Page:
To come within the protection of the explanation, a writing must not only be the making of comments on Government measures with the intention of exciting only disapprobation of them as distinguished from disaffection to the Government, but the disapprobation must be ‘compatible’ with a disposition to render obedience to the lawful authority of the Government and to support the lawful authority of the Government against unlawful attempts to subvert or resist that authority.”

This position was endorsed in subsequent cases. However, to clarify the scope of the provision as well as the exceptions carved out in the explanation, the provision was amended as follows in 1898 and the word sedition was used in title for the first time:

124A. SEDITION

Whoever by words, either spoken or written, or by signs or by visible representation, or otherwise, brings or attempts to bring into hatred or contempt, or excites or attempts to excite disaffection towards Her Majesty or the Government established by law in British India, shall be punished with transportation for life or any shorter term, to which fine may be added, or with imprisonment which may extend to three years, to which fine may be added, or with fine.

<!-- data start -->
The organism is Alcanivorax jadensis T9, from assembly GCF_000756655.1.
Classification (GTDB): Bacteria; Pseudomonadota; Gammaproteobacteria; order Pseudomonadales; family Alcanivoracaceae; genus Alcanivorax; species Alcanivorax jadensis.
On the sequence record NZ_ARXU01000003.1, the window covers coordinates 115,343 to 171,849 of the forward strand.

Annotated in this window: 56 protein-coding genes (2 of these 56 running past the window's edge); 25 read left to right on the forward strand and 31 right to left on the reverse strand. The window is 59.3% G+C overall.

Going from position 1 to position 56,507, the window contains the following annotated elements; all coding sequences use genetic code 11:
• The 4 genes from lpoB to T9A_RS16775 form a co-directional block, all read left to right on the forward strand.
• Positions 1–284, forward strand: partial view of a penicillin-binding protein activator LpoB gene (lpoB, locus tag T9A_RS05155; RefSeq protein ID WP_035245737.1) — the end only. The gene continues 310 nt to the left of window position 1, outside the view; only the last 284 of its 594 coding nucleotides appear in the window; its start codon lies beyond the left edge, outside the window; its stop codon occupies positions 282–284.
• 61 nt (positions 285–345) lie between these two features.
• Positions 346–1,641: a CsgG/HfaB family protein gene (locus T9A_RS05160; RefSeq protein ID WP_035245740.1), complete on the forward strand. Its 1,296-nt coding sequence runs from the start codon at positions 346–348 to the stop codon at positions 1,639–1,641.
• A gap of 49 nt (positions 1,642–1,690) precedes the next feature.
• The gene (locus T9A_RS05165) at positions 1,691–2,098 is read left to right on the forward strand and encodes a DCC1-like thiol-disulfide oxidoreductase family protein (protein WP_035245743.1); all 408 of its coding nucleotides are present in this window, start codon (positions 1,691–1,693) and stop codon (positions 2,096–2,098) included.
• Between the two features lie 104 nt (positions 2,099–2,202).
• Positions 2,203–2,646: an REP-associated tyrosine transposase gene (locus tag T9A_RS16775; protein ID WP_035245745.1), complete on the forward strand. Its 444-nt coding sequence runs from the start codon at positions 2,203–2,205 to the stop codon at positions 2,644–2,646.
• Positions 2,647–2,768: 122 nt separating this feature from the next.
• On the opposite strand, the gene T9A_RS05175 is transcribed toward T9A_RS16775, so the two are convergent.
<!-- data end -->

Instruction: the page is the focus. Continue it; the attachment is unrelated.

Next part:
Explanation 1.–The expression ‘disaffection’ includes disloyalty and all feelings of enmity.

Explanation 2.–Comments expressing disapprobation of the measures of the Government with a view to obtain their alteration by lawful means, without exciting or attempting to excite hatred, contempt or disaffection, do not constitute an offence under this section.

Explanation 3.–Comments expressing disapprobation of the administrative or other action of the Government without exciting or attempting to excite hatred, contempt or disaffection do not constitute an offence under this section

In the next piece, I will discuss the debates in the Constituent Assembly relating to “sedition”.

J. Sai Deepak is an Advocate practising as an arguing counsel before the Supreme Court of India and the High Court of Delhi.